3. China, 0.06

As competitive as it is with China, it seems the U.S. loses out to China on reports of gun-related deaths (0.06 deaths / 100,000 people). Keep in mind. There are a lot of people in China. Also note that fact reporting in China is inevitably skewed. It doesn’t have a robust free and independent press, and the communistic government has the ability to filter information. Reliable sources are limited here, but overall, what we do know suggests that China’s citizens are safer from gun-related death than Americans.

About guns in China

  • China has a blanket ban on gun ownership for civilians that has some exceptions.
  • One exception to firearm ownership bans on an individual basis in China is for hunting.
  • Applicants for firearm licenses must pass a background check.
  • Sale and manufacture of guns is restricted by the state at the provincial level.
  • Those found guilty of selling guns illegally face penalty of 3 years minimum prison sentence or even death.
  • Miao village is one of the only villages able to produce and carry firearms.
  • Guns that can be owned are severely restricted.

According to Reuters, the last known "mass" shooting in China, which involved 4 casualties, happened in 2015.

2. Iran, 0.80

That’s right. Iran has fewer gun-related deaths, at least from the IHME report (~0.80 deaths / 100,000 people) than the U.S. As synonymous with terrorist organizations, such as Al-Qaeda and ISIS, as Iran has become, this is somewhat surprising. It is worthwhile to question official figures, being that Iran has limited free press and operates as a partially democratic theocracy. Still, Iran has some interesting gun facts.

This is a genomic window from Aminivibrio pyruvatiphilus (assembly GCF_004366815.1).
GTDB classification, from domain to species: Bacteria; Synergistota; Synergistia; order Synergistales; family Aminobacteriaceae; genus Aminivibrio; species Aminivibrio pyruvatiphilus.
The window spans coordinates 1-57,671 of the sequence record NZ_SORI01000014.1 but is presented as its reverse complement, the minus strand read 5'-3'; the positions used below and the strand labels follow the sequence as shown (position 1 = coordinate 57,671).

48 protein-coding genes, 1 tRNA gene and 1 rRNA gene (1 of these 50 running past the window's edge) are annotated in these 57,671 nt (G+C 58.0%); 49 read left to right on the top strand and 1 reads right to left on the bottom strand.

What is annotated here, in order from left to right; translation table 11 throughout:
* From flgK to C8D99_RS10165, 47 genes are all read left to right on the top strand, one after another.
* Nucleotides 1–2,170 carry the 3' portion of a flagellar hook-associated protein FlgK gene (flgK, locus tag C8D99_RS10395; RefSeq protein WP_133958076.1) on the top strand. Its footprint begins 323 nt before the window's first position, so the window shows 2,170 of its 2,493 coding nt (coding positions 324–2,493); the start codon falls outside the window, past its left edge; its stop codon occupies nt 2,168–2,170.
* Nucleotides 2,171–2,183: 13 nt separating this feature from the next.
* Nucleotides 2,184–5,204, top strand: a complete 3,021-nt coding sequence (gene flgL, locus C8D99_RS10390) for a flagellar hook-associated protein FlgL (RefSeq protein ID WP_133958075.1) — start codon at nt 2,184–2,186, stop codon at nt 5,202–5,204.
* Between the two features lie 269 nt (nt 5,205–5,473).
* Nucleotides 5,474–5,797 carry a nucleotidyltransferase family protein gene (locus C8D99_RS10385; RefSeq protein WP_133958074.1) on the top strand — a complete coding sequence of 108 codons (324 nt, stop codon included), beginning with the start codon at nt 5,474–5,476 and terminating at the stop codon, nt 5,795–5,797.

About guns in Iran

  • Iranians are not guaranteed constitutional rights to bear arms.
  • Civilians can possess automatic and semi-automatic weapons as well as handguns with official permissions and licenses.
  • Applicants for firearms must pass a background check which include mental health evaluations.
  • Iranian gun-owners must demonstrate theoretical and practical knowledge of firearm safety and the law.
  • Storage of firearms is regulated in Iran.
  • All Iranian legal guns issued have a unique identifying mark (as they do in many countries).
  • Civilians granted privileges to possess firearms may open-carry.

The 2017 Tehran attacks, carried out by ISIS, involved major gun violence and resulted in a large loss of life.

1. Singapore, 0.03

If any country deserves to be on this list, it’s Singapore. Singapore’s Arms Offences Act is one of the toughest gun control laws in the world. Some of the restrictions in the law might surprise you, however. For example, open-carry is allowed. In 2016, Singapore only had 0.03 gun-related deaths per 100,000 people.

About guns in Singapore

  • Attempting or committing a pre-empted offense using a firearm is punishable by death for all involved.
  • Possession of most firearms is not strictly prohibited by law, but Singapore has one of the lowest stockpiles of guns (licit and illicit) in the world.
  • Possessing, importing, exporting, manufacturing, repairing, or selling firearms requires a license.
  • Issuing authorities can cancel firearms license at any time for no reason.
  • Carrying a firearm both openly and concealed is allowed with a valid license.
  • You can get beat with a cane and spend 10 years in prison if found in possession of a firearm illegally.

A cursory Google search turns up no mass shootings in Singapore. A notable shooting of a nightclub owner, however, took place in 2006.